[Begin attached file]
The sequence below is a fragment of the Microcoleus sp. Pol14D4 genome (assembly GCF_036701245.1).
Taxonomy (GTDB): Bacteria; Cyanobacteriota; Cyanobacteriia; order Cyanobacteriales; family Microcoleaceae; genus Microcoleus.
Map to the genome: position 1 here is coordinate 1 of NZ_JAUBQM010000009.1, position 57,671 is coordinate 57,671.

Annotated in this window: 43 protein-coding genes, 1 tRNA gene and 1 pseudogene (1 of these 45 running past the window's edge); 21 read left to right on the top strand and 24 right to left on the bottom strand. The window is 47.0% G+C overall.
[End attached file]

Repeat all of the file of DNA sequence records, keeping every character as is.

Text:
The sequence below is a fragment of the Microcoleus sp. Pol14D4 genome (assembly GCF_036701245.1).
Taxonomy (GTDB): Bacteria; Cyanobacteriota; Cyanobacteriia; order Cyanobacteriales; family Microcoleaceae; genus Microcoleus.
Map to the genome: position 1 here is coordinate 1 of NZ_JAUBQM010000009.1, position 57,671 is coordinate 57,671.

Annotated in this window: 43 protein-coding genes, 1 tRNA gene and 1 pseudogene (1 of these 45 running past the window's edge); 21 read left to right on the top strand and 24 right to left on the bottom strand. The window is 47.0% G+C overall.